Dense space spurs lifestyle changes
KSAT-TV Tech Blog    Share    Share on FacebookTwitterShare on LinkedinE-mail article
Tech blogger Dale Blasingame reports from the SXSW Eco Conference: "I'll be honest. I didn't expect to come to a conference on sustainability and hear the solution to the world's problems is to get everyone to cram into tight spaces in big cities. But then I heard Alex Steffen's keynote and it all made sense. Steffen is an author and futurist (which is probably the coolest job title around). He is a firm believer in density. Growing cities that are denser are able to bring things together in one place. The more dense places get, the less energy people use. Lifestyles begin to change. They start to walk more. They ride a bike or take public transportation. They rely on deliveries instead of going to the mall. Less trips mean less energy." More

The future of higher education
The College Reporter    Share    Share on FacebookTwitterShare on LinkedinE-mail article
David L. Warren, president of the National Association of Independent Colleges and Universities, gave a presentation recently titled, "A Report from the Eastern Front: Higher Education in the Midst of Challenge and Change." The preface of his presentation explains how both of these things, which may very well lead to a potential change of power in Washington, have affected and will continue to affect higher education. More


Rethinking curating: Art after new media
We Make Money Not Art    Share    Share on FacebookTwitterShare on LinkedinE-mail article
Review of a new book that sets out "to convince us that new media art offers the art world the opportunity to completely re-position curatorial practice. New media art comes with challenges, idiosyncrasies, but also with a propensity to collaborate and share, to look for alternative curatorial spaces, to mix disciplines, media and knowledge." More

Science and technology education: Delivering optics exhibits beyond a museum's walls
OptoIQ    Share    Share on FacebookTwitterShare on LinkedinE-mail article
Many science museums do a magnificent job of presenting attention-grabbing scientific concepts to the visiting public of all ages. But how can these organizations reach students and adults who are unable to travel to the museum? Innovative organizations, such as the Rochester Museum & Science Center in Rochester, N.Y., are leading the way in using new methods for delivering programs and exhibits to audiences who are far beyond their museum's walls. Through video conferencing and hands-on optics activities, students experience a virtual field trip as they explore the museum's exhibits and learning. More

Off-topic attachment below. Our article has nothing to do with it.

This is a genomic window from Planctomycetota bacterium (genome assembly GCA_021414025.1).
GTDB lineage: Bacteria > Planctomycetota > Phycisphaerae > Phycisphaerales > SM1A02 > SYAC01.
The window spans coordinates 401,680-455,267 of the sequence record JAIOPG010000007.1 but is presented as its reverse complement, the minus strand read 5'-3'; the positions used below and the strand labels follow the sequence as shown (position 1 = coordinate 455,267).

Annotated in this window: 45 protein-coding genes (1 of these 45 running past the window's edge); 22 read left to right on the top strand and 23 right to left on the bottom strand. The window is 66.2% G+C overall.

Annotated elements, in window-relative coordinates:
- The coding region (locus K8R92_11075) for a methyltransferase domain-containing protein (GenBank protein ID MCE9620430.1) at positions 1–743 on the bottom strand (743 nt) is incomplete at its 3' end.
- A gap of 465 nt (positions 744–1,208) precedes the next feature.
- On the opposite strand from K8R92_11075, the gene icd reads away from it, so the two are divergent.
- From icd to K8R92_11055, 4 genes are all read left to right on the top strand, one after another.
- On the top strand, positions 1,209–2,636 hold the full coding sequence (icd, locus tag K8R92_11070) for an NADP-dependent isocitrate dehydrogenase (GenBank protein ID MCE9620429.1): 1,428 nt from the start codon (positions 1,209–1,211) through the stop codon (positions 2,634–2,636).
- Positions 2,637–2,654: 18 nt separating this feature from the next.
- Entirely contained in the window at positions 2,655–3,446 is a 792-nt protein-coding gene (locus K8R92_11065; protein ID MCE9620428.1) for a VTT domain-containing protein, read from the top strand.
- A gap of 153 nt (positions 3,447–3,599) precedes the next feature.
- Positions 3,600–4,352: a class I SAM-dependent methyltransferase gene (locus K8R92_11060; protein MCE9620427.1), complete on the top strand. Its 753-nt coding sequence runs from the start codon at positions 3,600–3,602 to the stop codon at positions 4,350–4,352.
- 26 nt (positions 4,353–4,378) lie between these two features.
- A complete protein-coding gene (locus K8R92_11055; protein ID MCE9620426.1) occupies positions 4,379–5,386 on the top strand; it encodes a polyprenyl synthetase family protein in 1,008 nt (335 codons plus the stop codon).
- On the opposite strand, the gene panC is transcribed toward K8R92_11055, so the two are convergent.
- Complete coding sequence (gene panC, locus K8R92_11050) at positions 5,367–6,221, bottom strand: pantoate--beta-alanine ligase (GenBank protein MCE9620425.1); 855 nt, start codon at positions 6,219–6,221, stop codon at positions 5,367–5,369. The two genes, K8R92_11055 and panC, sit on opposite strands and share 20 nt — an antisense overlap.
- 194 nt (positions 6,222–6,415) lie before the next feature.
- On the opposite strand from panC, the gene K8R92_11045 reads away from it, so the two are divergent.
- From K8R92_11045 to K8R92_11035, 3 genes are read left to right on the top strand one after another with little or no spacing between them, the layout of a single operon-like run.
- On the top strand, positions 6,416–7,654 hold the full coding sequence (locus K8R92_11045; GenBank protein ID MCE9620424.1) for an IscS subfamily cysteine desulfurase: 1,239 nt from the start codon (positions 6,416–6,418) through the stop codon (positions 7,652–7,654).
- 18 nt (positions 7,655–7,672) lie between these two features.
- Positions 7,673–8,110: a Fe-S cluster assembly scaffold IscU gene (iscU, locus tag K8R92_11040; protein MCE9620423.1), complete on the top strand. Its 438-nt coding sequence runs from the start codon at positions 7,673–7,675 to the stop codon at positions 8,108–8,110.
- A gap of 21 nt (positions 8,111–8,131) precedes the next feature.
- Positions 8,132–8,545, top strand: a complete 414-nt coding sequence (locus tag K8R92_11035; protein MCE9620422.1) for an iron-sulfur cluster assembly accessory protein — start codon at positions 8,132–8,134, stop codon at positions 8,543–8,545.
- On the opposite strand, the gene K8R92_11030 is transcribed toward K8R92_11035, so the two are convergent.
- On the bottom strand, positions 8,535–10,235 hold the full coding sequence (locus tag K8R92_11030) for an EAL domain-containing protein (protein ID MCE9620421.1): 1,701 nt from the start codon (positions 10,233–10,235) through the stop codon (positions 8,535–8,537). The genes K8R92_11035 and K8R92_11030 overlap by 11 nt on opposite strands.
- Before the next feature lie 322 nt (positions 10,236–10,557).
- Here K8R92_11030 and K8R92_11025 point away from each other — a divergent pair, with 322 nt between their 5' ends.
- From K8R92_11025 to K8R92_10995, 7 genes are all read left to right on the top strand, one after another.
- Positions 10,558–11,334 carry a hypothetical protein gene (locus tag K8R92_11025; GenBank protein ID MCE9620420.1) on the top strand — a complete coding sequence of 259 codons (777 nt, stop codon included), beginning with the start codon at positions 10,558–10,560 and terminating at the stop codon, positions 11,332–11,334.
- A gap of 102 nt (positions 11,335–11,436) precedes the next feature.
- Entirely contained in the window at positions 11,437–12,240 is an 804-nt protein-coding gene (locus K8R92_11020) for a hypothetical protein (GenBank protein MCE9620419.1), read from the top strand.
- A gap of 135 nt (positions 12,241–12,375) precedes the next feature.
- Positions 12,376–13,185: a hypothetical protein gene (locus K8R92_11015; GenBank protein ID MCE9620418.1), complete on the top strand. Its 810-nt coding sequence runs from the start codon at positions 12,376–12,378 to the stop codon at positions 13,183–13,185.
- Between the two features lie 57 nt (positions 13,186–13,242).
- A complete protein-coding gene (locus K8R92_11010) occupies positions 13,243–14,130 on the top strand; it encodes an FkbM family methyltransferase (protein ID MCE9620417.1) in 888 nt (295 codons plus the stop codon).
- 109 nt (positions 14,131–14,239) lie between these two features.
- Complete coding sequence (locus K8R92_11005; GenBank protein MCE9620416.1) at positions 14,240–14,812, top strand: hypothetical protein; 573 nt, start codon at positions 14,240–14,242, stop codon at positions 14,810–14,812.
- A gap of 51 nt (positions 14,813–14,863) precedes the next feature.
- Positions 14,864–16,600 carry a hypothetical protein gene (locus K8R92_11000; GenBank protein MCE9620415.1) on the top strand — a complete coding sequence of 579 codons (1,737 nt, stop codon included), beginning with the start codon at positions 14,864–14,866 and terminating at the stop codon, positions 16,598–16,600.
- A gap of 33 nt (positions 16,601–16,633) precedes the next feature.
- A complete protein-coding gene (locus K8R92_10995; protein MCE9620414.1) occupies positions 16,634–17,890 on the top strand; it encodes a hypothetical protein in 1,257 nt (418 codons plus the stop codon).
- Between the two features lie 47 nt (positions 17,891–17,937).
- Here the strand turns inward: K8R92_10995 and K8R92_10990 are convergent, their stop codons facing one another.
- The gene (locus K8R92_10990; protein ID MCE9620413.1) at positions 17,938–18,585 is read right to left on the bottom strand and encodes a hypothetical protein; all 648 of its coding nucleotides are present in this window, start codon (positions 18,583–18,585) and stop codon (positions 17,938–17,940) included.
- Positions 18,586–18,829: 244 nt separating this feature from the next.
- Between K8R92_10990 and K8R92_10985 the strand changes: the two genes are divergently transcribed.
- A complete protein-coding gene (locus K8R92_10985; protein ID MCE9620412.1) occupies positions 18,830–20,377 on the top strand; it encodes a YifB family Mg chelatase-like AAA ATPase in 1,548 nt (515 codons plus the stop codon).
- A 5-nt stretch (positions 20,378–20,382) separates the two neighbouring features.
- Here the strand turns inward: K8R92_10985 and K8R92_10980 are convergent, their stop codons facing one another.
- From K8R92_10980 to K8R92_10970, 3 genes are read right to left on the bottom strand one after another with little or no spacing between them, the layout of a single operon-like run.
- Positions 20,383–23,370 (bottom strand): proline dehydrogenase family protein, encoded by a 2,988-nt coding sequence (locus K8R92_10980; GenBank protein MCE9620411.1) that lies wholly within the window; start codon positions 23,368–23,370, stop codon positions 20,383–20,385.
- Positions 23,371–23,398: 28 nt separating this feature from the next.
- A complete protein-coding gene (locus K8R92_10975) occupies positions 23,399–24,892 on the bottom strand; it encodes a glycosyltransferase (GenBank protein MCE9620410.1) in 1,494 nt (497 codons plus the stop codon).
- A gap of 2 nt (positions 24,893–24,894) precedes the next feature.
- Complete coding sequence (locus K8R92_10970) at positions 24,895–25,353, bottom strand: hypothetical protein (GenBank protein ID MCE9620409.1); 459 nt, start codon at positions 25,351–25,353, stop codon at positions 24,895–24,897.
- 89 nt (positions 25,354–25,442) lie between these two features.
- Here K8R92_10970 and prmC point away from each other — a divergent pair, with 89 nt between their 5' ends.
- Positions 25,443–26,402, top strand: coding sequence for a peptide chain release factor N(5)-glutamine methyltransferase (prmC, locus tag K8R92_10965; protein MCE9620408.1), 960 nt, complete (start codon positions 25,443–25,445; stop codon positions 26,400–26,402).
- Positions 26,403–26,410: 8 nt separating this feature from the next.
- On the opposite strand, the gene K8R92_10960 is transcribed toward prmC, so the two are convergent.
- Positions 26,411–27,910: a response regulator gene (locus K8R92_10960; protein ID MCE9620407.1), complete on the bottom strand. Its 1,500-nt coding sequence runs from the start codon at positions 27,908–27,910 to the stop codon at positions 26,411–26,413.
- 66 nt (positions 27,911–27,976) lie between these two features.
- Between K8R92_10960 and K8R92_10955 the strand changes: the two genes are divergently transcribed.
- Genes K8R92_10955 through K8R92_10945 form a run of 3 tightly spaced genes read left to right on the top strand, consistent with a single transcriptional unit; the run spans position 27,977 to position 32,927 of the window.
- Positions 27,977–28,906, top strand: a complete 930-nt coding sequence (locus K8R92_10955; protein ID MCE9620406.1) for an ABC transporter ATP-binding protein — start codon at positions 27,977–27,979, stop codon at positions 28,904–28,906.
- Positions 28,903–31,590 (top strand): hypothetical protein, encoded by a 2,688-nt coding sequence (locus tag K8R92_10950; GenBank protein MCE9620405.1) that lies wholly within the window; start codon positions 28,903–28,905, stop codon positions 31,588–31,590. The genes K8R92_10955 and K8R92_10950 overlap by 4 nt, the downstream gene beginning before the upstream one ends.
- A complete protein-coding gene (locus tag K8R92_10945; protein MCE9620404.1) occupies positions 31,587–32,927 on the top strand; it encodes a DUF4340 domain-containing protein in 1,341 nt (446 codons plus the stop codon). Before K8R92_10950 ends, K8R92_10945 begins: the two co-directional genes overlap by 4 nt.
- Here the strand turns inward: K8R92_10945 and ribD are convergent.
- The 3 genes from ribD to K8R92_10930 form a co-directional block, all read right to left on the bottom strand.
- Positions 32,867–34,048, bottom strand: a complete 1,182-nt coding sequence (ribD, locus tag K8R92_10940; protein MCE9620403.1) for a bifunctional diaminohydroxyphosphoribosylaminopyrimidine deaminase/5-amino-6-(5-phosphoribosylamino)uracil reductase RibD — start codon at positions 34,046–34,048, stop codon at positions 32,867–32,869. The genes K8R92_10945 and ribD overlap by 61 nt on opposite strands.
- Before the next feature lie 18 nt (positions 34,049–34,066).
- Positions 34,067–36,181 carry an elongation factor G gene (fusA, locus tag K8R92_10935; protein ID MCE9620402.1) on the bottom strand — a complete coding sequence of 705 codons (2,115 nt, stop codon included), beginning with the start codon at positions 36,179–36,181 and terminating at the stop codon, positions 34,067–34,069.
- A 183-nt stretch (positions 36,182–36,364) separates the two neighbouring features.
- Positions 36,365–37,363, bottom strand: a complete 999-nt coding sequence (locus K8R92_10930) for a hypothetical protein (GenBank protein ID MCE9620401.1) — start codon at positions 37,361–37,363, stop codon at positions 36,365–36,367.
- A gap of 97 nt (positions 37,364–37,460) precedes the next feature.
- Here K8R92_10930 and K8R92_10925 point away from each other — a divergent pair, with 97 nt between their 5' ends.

An ailing Asian Art Museum adopts a new attitude
The New York Times    Share    Share on FacebookTwitterShare on LinkedinE-mail article
After 45 years of presenting mostly ancient art in understated settings, the San Francisco museum, which teetered on the brink of bankruptcy less than a year ago, is now determined to "stand out by being bold," said Jay Xu, who became director three years ago and is the creative force behind the new direction. The museum now welcomes contemporary art into its galleries. More

World's most beautiful museums
Travel+Leisure    Share    Share on FacebookTwitterShare on LinkedinE-mail article
The travel experts say "Beauty is in the eye of the beholder, and the museums we've selected fit different definitions of the term. They aren't confined to major cities, but will inspire you to consider destinations that may not be on your radar and to make a museum a part of your next trip." ♦ Not necessarily innovative museums, but indeed beautiful. More

Tools for the Future

Visiting the museum? There's an app for that
The Washington Post    Share    Share on FacebookTwitterShare on LinkedinE-mail article
Technological leaps are rapidly making possible remote access not only to images and texts about collections, but also to audio and video guides and even to conversations with museum professionals and fellow museum lovers through social media. The consensus among experts is that the field is still in the R&D phase, testing strategies and new technologies to learn which approaches will best serve museums' missions. More

QRPedia: Wikipedia makes visiting museums more fun
Memeburn    Share    Share on FacebookTwitterShare on LinkedinE-mail article
Wikipedia is looking to tap into the rising popularity of Quick Response codes. The free encyclopedia recently introduced QRPedia, a QR code creation service that lets users snap a picture of a QR code and be automatically directed to a linked mobile Wikipedia entry. More

Do you measure up?

Museum Benchmarking Online from AAM

The 2011 AAM Press Bookstore catalogue is available now!


Dispatches from the Future of Museums